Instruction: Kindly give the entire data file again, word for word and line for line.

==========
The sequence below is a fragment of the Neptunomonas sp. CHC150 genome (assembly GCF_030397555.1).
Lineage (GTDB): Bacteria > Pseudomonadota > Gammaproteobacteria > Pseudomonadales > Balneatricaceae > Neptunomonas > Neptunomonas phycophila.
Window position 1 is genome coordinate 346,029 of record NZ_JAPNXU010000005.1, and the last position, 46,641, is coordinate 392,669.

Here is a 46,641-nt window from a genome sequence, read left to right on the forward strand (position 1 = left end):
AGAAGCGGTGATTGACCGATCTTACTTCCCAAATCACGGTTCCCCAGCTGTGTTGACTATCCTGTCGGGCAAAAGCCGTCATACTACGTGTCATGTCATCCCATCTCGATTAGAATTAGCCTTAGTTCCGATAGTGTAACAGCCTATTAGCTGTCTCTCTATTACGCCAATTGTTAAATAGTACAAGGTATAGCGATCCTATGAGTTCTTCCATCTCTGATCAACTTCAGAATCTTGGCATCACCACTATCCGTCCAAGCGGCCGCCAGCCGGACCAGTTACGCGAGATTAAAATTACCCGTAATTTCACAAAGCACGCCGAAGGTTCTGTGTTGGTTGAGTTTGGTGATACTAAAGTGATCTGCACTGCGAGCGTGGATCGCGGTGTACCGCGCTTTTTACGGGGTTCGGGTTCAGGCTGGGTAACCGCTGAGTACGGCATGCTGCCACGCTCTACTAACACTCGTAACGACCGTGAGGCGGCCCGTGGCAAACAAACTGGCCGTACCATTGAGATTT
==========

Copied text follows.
The sequence below is a fragment of the Neptunomonas sp. CHC150 genome (assembly GCF_030397555.1).
Lineage (GTDB): Bacteria > Pseudomonadota > Gammaproteobacteria > Pseudomonadales > Balneatricaceae > Neptunomonas > Neptunomonas phycophila.
Window position 1 is genome coordinate 346,029 of record NZ_JAPNXU010000005.1, and the last position, 46,641, is coordinate 392,669.

Here is a 46,641-nt window from a genome sequence, read left to right on the forward strand (position 1 = left end):
AGAAGCGGTGATTGACCGATCTTACTTCCCAAATCACGGTTCCCCAGCTGTGTTGACTATCCTGTCGGGCAAAAGCCGTCATACTACGTGTCATGTCATCCCATCTCGATTAGAATTAGCCTTAGTTCCGATAGTGTAACAGCCTATTAGCTGTCTCTCTATTACGCCAATTGTTAAATAGTACAAGGTATAGCGATCCTATGAGTTCTTCCATCTCTGATCAACTTCAGAATCTTGGCATCACCACTATCCGTCCAAGCGGCCGCCAGCCGGACCAGTTACGCGAGATTAAAATTACCCGTAATTTCACAAAGCACGCCGAAGGTTCTGTGTTGGTTGAGTTTGGTGATACTAAAGTGATCTGCACTGCGAGCGTGGATCGCGGTGTACCGCGCTTTTTACGGGGTTCGGGTTCAGGCTGGGTAACCGCTGAGTACGGCATGCTGCCACGCTCTACTAACACTCGTAACGACCGTGAGGCGGCCCGTGGCAAACAAACTGGCCGTACCATTGAGATTT